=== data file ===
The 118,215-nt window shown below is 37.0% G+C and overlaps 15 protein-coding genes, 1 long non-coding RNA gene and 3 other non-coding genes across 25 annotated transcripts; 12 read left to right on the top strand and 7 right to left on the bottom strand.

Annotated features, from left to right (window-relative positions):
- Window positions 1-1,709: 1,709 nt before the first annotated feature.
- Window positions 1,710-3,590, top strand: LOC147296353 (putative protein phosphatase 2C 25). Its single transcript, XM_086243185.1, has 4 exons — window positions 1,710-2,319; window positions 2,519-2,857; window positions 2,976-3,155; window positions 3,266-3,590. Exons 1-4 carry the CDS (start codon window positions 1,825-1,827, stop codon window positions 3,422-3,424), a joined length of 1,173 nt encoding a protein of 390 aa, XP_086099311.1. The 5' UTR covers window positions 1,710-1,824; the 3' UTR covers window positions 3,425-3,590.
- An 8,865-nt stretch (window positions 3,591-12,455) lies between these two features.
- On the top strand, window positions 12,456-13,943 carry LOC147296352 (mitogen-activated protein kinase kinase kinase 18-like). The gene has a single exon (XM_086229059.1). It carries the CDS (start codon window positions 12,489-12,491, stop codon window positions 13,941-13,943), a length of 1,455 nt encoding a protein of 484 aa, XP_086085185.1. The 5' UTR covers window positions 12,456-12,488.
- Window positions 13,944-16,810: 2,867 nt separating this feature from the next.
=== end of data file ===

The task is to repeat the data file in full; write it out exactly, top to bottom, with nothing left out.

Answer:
The 118,215-nt window shown below is 37.0% G+C and overlaps 15 protein-coding genes, 1 long non-coding RNA gene and 3 other non-coding genes across 25 annotated transcripts; 12 read left to right on the top strand and 7 right to left on the bottom strand.

Annotated features, from left to right (window-relative positions):
- Window positions 1-1,709: 1,709 nt before the first annotated feature.
- Window positions 1,710-3,590, top strand: LOC147296353 (putative protein phosphatase 2C 25). Its single transcript, XM_086243185.1, has 4 exons — window positions 1,710-2,319; window positions 2,519-2,857; window positions 2,976-3,155; window positions 3,266-3,590. Exons 1-4 carry the CDS (start codon window positions 1,825-1,827, stop codon window positions 3,422-3,424), a joined length of 1,173 nt encoding a protein of 390 aa, XP_086099311.1. The 5' UTR covers window positions 1,710-1,824; the 3' UTR covers window positions 3,425-3,590.
- An 8,865-nt stretch (window positions 3,591-12,455) lies between these two features.
- On the top strand, window positions 12,456-13,943 carry LOC147296352 (mitogen-activated protein kinase kinase kinase 18-like). The gene has a single exon (XM_086229059.1). It carries the CDS (start codon window positions 12,489-12,491, stop codon window positions 13,941-13,943), a length of 1,455 nt encoding a protein of 484 aa, XP_086085185.1. The 5' UTR covers window positions 12,456-12,488.
- Window positions 13,944-16,810: 2,867 nt separating this feature from the next.